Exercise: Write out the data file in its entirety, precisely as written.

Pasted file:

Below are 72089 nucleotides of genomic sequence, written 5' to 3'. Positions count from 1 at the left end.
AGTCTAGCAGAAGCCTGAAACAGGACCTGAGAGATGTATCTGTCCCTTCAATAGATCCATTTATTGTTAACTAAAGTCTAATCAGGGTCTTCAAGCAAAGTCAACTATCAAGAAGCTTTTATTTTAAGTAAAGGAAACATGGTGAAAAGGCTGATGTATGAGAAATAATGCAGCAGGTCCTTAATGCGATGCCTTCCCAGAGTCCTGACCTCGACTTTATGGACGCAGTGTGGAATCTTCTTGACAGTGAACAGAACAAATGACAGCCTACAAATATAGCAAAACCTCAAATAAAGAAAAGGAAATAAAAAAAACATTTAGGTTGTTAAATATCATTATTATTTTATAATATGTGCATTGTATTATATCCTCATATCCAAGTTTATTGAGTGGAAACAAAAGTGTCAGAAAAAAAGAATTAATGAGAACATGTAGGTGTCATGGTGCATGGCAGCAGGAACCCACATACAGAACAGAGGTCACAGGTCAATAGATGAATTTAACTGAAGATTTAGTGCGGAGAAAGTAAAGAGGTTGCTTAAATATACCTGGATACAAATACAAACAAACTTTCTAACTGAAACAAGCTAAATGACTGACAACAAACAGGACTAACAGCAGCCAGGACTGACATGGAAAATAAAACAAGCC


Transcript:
Below are 72089 nucleotides of genomic sequence, written 5' to 3'. Positions count from 1 at the left end.
AGTCTAGCAGAAGCCTGAAACAGGACCTGAGAGATGTATCTGTCCCTTCAATAGATCCATTTATTGTTAACTAAAGTCTAATCAGGGTCTTCAAGCAAAGTCAACTATCAAGAAGCTTTTATTTTAAGTAAAGGAAACATGGTGAAAAGGCTGATGTATGAGAAATAATGCAGCAGGTCCTTAATGCGATGCCTTCCCAGAGTCCTGACCTCGACTTTATGGACGCAGTGTGGAATCTTCTTGACAGTGAACAGAACAAATGACAGCCTACAAATATAGCAAAACCTCAAATAAAGAAAAGGAAATAAAAAAAACATTTAGGTTGTTAAATATCATTATTATTTTATAATATGTGCATTGTATTATATCCTCATATCCAAGTTTATTGAGTGGAAACAAAAGTGTCAGAAAAAAAGAATTAATGAGAACATGTAGGTGTCATGGTGCATGGCAGCAGGAACCCACATACAGAACAGAGGTCACAGGTCAATAGATGAATTTAACTGAAGATTTAGTGCGGAGAAAGTAAAGAGGTTGCTTAAATATACCTGGATACAAATACAAACAAACTTTCTAACTGAAACAAGCTAAATGACTGACAACAAACAGGACTAACAGCAGCCAGGACTGACATGGAAAATAAAACAAGCC